How can construction deliver more value to support left-behind communities?

By Bev Hurley | 30 June 2020

Construction is central to placemaking, economic development and UK employment – all of which highlight its importance to local government, not least in post COVID-19 recovery plans. With the sector spend estimated to be £500 billion by the end of this decade there is a clear responsibility on construction to deliver tangible social impact and outcomes, especially for disadvantaged and left-behind communities.

However, our new research report, From the Ground Up – Improving the Delivery of Social Value in Construction, which is launched today by the Institute of Economic Development (IED) in collaboration with Arup, Atkins, Commonplace and Joseph Rowntree Foundation, finds there is much work to be done following our exploration of all aspects of social value in construction: procurement, definitions, activities, partnerships, monitoring and evaluation.

For LEPs and local authorities, social value plays an increasing part in the procurement process, but there are significant challenges across all aspects. There is no common, comprehensive definition of what counts as social value, to frame understanding, benchmarking or reporting, and aid comparison of tenders and to determine best practice – this has given rise to significant disparities in what counts as social value activities, and no requirement to focus on improving the wellbeing of those who are most disadvantaged. There is a high risk of social value becoming too diffuse.

Respondents from construction multi-nationals and SMEs to local authority, public sector and specialist third sector organisations reported that projects spanning geographies have multiple project stakeholders often competing for social value outputs, different frameworks with differing social value requirements, and a real lack of alignment around desired benefits and outcomes. There was clear consensus on one of the biggest barriers – the lack of understanding of what social value is – and that substantial improvements need to be made in the monitoring and evaluation of social value.

There are huge opportunities and requirements for the public sector, industry and government to step up to the plate, to ensure that every one of those £500 billion construction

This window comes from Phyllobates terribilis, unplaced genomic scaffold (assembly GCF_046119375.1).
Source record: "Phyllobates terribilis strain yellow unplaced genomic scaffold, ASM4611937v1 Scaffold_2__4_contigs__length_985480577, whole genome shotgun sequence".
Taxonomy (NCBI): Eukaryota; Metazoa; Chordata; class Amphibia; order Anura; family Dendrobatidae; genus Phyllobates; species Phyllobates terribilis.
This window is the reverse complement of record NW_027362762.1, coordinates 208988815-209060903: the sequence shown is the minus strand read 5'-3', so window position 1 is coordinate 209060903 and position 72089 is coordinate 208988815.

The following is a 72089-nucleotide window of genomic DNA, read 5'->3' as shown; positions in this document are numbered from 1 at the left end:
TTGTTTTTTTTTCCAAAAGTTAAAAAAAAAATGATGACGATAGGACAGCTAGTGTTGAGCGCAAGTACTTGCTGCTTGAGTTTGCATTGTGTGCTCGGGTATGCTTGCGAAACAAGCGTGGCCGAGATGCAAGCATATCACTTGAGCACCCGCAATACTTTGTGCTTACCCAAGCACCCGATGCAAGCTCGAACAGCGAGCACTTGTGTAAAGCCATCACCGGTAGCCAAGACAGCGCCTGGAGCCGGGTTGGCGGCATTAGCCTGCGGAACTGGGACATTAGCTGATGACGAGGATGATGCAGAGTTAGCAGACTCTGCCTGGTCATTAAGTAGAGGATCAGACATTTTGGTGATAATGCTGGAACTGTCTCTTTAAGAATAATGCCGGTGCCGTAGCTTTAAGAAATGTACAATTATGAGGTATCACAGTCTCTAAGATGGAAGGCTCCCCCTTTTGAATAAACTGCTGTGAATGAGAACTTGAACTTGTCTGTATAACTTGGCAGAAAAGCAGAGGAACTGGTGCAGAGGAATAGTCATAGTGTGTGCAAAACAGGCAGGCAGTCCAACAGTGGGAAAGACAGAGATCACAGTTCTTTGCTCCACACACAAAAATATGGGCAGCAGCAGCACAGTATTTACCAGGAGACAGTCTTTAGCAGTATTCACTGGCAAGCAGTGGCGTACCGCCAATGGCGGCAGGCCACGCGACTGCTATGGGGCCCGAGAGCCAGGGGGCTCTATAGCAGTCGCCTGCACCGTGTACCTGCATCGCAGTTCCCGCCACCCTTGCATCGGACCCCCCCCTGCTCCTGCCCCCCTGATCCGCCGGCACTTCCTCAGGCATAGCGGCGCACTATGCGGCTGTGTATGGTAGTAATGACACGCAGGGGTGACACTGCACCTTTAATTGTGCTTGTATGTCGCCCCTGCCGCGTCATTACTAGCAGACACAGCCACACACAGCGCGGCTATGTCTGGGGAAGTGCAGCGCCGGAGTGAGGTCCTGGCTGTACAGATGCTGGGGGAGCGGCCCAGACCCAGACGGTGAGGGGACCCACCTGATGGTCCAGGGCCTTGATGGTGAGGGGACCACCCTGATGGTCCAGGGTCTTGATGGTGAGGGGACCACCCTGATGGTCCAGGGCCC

pounds delivers additional social impact, and makes a major contribution to our most disadvantaged citizens and left-behind communities.

However, we need an immediate step change in procurement, delivery and monitoring impact – and are making five key recommendations.

1. Establish a Construction Social Value Centre of Excllence

To work collaboratively with industry and public sector bodies to help define social value and provide thought leadership, practical support and guidance; be a repository for social value reporting data, benchmarking, monitoring and evaluation; develop a kitemark; provide guidance on evaluation tools; and support the collection and dissemination of good practice case studies. We see this Centre being seed-funded by central government, in the same manner as the What Works Centre or Be the Business.

2. Agree a definition of social value, and what activities are within scope, for the construction sector

To allow robust comparisons of value, and help ensure that social value requirements are proportionate and appropriate, and provide measurable additionality. We recommend that environmental components are separately weighted in procurement, that the focus is on outcomes not outputs, and that good business practices (e.g. internal diversity/inclusion initiatives, prompt payment codes, training of existing supply chains, modern slavery, managing noise or disruption) should be seen as a given.

3. Green Update the Treasury Book, the Social Value Act and initiate mandatory reporting

To improve Treasury guidance on the monetisation of social value metrics and enable the assignment of different financial values to social value activities. Local authorities should be required to create a social value plan as an integral part of their economic development strategy, based on a needs assessment to provide one context for all bidders, and to monitor and report annually on social value outputs and outcomes, including their cost effectiveness.

4. Upskill the public and private sector

To work collaboratively to offer continuing professional development on all aspects of social value, from defining a strategy, embedding it in procurement and at all stages of project lifecycles, and understanding the tools to assess social value components. A greater understanding of what social value is, how to procure it more effectively, and how to achieve better outcomes, will improve capacity, capability and impact.

5. Upskill those not in the Supply Chain: SMEs and VCS organisations

To improve local SMEs and VCS organisations’ ability to compete and deliver more effectively, enabling them to be more sustainable and resilient. Improving their capacity and capability to participate in supply chains will extend beyond just the construction industry, and leave a more enduring local legacy and impact. In particular, more enforcement of the prompt payment code at these levels in the supply chain will enable SMEs and VCS organisations to be more effective deliverers of social value.

Bev Hurley CBE is chair of the Institute of Economic Development

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